CRITIQUE- "Clouds Over Sidra"

CRITIQUE- “Clouds Over Sidra”

Clouds Over Sidra”  is a Virtual Reality film created by Chris Milk and Gabo Arora in partnership with the UN Millennium Campaign, UNICEF Jordan, and VRSE Hollywood production studios. This 8 minute video depicts the daily life of a twelve year old girl named Sidra living in the Za’atari Refugee Camp for over a year.  The Za’atari Refugee Camp houses about 80,000 Syrians fleeing from violence of the war. Through the film, Sidra takes us on a journey through the camp, her school, playing fields, and makeshift tent.

In the words of the UN Millennium Campaign, the project serves to raise funds and  “ to bring the experience of vulnerable communities straight to decision makers, thereby creating deeper empathy and understanding.  This is in line with the UNMC’s efforts to elevate the voices of those who often do not have a say, bringing people’s voices directly into the decision making process.”

The audience of the film is for the general public, but mainly for  state/business leaders  and humanitarian donors who have the power to make financial donations and incite change— it was first premiered at the World Economic Forum in Davos, Switzerland as well as at high level donor meetings in order to raise awareness and funds towards aid for the Syrian Crisis.

In the words of Gabo Arora, one of the creators, regarding his goals of this project: “I want to influence decision makers, first and foremost…We live in a world of decision makers, unfortunately, who control the lives and destinies of other people. I don’t think all of them truly know what [Sidra’s life] is like and, in giving them this experience, I’m hopeful they will be moved to weigh greater the consequences of      their decisions.”

Responses to this video were very, very positive. These viewings raised $3.8 billion, which was over 70% more than expected  from the project.  It was also found that one in six people were donating towards the refugee cause after watching the video, which is twice the normal rate.

Overall, with 3.4 million views on Youtube alone, as well as the increased rates of donation pledges post-release, “Clouds Over Sidra” definitely fulfilled the impact it was created to do and also illustrated the power of immersive journalism. Through virtual reality technology, we are able to virtual engage with the environment and conditions that Sidra lives through on a daily basis, and foster empathy for this child who tries to highlight the positives of her life despite and stark, cloudy appearance of the camp. Sidra describes how she likes cloudy weather, and how her teacher told her that the clouds over Za’atari have followed them from Syria—perhaps this is her way of finding home within Za’atari; as viewers, we are taken aback by this cloudiness, as it has more ominous tones reflecting the barrenness and vulnerabilities faced as a displaced person.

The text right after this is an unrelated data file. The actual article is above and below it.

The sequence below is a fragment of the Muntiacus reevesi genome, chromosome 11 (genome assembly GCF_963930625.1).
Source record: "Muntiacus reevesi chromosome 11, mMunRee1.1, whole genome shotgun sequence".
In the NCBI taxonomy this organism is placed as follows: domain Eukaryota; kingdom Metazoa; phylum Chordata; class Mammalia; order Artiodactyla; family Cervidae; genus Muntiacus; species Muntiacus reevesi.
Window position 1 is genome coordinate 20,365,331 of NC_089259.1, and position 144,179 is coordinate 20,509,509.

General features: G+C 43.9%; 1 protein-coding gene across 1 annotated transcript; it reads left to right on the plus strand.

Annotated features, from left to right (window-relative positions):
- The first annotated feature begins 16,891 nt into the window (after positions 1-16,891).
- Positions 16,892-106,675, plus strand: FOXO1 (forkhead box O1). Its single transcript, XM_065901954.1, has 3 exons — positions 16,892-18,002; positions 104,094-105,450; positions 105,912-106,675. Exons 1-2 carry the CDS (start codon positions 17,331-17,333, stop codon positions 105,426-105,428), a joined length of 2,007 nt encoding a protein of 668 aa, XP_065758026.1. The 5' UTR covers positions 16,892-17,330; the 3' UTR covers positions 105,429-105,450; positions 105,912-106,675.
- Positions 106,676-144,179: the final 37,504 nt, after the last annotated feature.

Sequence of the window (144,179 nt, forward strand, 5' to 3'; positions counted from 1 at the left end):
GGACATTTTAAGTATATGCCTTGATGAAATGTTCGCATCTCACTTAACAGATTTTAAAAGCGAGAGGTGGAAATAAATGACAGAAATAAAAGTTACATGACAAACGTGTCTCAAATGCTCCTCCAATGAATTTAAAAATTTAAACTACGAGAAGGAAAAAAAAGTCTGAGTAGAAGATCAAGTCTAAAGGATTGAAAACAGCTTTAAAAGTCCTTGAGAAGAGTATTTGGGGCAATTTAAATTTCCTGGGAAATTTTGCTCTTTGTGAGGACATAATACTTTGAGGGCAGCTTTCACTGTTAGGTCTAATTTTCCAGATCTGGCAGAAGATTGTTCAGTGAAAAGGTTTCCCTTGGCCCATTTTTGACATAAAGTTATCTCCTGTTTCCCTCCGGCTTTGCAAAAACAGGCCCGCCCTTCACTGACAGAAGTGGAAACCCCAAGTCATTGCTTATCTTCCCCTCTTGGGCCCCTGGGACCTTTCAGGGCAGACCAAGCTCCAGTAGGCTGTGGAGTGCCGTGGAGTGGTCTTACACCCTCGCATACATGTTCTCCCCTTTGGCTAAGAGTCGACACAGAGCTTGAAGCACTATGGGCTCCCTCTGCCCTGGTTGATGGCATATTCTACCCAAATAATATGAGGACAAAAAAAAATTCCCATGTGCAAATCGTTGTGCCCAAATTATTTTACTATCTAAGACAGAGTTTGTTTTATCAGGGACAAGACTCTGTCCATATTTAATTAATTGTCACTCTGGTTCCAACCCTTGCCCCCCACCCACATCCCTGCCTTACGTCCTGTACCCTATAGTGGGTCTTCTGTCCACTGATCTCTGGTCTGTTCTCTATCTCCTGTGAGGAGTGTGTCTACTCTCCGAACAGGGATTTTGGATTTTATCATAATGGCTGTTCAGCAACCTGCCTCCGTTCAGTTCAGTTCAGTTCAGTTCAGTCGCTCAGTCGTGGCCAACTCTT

Watching this virtual reality film was personally a very powerful experience for me—it was not just a simple story about a girl, but also a story about humanity that I was living vicariously. This immersive technology allowed me to explore Za’atari and create my own experience and perceptions about the environment, while listening to Sidra walk me through aspects of her daily life. I walked around in Sidra’s makeshift tent, looked down and watched her baby brother run towards the tent opening and cry for his siblings to come back; I was sitting in Sidra’s cramped up classroom and saw student chatter and raise their hands to answer the teacher’s questions; I was stood, confused, in a desolate field and watched a swarm of young girls gather to play soccer, looked over the shoulders of  boys playing COD in a small room with eight computer monitors. I watched Sidra and her family eat dinner on a plastic sheet on the ground and she told us how she still loves her mother food even though she doesn’t have enough spices to cook properly. I looked up at the bleak sky, as Sidra talked about how she liked the cloudy days, perhaps, like her, searching for hope in this environment that I would find very difficult to call “home.”

Overall, “Clouds Over Sidra”  really stretches the borders of empathy and gives viewers a stark wake-up call about the realities of the Syrian Refugee Crisis. If you have not seen it before, I highly recommend going to Cox Computer and using the VR headsets/Google cardboard and experience this incredibly well-made film.